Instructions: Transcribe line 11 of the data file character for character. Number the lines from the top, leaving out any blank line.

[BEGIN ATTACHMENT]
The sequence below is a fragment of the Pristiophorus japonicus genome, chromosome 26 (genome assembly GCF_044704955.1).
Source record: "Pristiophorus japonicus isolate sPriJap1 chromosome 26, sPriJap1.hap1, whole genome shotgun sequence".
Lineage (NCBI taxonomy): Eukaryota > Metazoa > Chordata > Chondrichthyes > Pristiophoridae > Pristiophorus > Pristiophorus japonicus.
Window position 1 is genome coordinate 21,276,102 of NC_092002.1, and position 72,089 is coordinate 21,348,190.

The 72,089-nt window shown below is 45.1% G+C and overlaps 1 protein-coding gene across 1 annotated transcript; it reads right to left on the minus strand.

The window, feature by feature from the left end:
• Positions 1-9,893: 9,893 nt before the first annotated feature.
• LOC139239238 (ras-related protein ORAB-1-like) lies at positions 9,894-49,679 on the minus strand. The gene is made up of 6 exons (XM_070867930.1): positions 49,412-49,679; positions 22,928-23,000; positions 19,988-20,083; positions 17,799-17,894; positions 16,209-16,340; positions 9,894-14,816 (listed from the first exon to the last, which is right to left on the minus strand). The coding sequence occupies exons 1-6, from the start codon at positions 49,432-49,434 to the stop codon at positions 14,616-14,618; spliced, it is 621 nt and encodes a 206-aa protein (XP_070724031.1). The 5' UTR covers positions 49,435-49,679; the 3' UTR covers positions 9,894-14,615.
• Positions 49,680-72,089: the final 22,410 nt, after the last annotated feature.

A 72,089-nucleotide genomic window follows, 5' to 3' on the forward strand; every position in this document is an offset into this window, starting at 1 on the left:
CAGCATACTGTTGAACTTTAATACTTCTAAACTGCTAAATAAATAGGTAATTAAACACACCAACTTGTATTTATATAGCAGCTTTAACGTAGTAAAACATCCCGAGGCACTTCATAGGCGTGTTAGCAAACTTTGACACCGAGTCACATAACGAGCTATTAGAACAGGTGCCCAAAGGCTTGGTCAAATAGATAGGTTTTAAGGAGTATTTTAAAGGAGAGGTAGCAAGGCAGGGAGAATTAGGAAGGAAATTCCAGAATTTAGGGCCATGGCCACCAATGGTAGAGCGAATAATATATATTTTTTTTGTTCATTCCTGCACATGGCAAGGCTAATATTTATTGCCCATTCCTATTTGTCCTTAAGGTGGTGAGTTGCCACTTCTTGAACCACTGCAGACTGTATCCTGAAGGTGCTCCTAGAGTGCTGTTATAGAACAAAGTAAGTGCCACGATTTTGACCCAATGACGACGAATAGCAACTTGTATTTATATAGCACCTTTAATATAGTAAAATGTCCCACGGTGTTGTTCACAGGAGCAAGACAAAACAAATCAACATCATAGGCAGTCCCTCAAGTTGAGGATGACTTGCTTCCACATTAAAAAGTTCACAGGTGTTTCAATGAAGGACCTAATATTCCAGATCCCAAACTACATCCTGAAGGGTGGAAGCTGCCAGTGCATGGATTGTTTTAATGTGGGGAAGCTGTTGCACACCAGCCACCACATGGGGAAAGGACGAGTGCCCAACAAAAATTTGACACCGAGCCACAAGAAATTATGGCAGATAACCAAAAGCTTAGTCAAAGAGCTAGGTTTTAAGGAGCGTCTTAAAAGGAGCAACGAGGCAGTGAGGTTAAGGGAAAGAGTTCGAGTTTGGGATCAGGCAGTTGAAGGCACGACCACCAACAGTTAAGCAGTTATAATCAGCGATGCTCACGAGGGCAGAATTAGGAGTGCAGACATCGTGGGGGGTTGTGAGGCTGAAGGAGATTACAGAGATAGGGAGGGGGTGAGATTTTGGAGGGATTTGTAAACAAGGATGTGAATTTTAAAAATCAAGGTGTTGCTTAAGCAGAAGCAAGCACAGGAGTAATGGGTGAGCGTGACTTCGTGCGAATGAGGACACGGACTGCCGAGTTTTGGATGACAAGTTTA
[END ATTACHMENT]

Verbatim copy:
CAGCATACTGTTGAACTTTAATACTTCTAAACTGCTAAATAAATAGGTAATTAAACACACCAACTTGTATTTATATAGCAGCTTTAACGTAGTAAAACATCCCGAGGCACTTCATAGGCGTGTTAGCAAACTTTGACACCGAGTCACATAACGAGCTATTAGAACAGGTGCCCAAAGGCTTGGTCAAATAGATAGGTTTTAAGGAGTATTTTAAAGGAGAGGTAGCAAGGCAGGGAGAATTAGGAAGGAAATTCCAGAATTTAGGGCCATGGCCACCAATGGTAGAGCGAATAATATATATTTTTTTTGTTCATTCCTGCACATGGCAAGGCTAATATTTATTGCCCATTCCTATTTGTCCTTAAGGTGGTGAGTTGCCACTTCTTGAACCACTGCAGACTGTATCCTGAAGGTGCTCCTAGAGTGCTGTTATAGAACAAAGTAAGTGCCACGATTTTGACCCAATGACGACGAATAGCAACTTGTATTTATATAGCACCTTTAATATAGTAAAATGTCCCACGGTGTTGTTCACAGGAGCAAGACAAAACAAATCAACATCATAGGCAGTCCCTCAAGTTGAGGATGACTTGCTTCCACATTAAAAAGTTCACAGGTGTTTCAATGAAGGACCTAATATTCCAGATCCCAAACTACATCCTGAAGGGTGGAAGCTGCCAGTGCATGGATTGTTTTAATGTGGGGAAGCTGTTGCACACCAGCCACCACATGGGGAAAGGACGAGTGCCCAACAAAAATTTGACACCGAGCCACAAGAAATTATGGCAGATAACCAAAAGCTTAGTCAAAGAGCTAGGTTTTAAGGAGCGTCTTAAAAGGAGCAACGAGGCAGTGAGGTTAAGGGAAAGAGTTCGAGTTTGGGATCAGGCAGTTGAAGGCACGACCACCAACAGTTAAGCAGTTATAATCAGCGATGCTCACGAGGGCAGAATTAGGAGTGCAGACATCGTGGGGGGTTGTGAGGCTGAAGGAGATTACAGAGATAGGGAGGGGGTGAGATTTTGGAGGGATTTGTAAACAAGGATGTGAATTTTAAAAATCAAGGTGTTGCTTAAGCAGAAGCAAGCACAGGAGTAATGGGTGAGCGTGACTTCGTGCGAATGAGGACACGGACTGCCGAGTTTTGGATGACAAGTTTA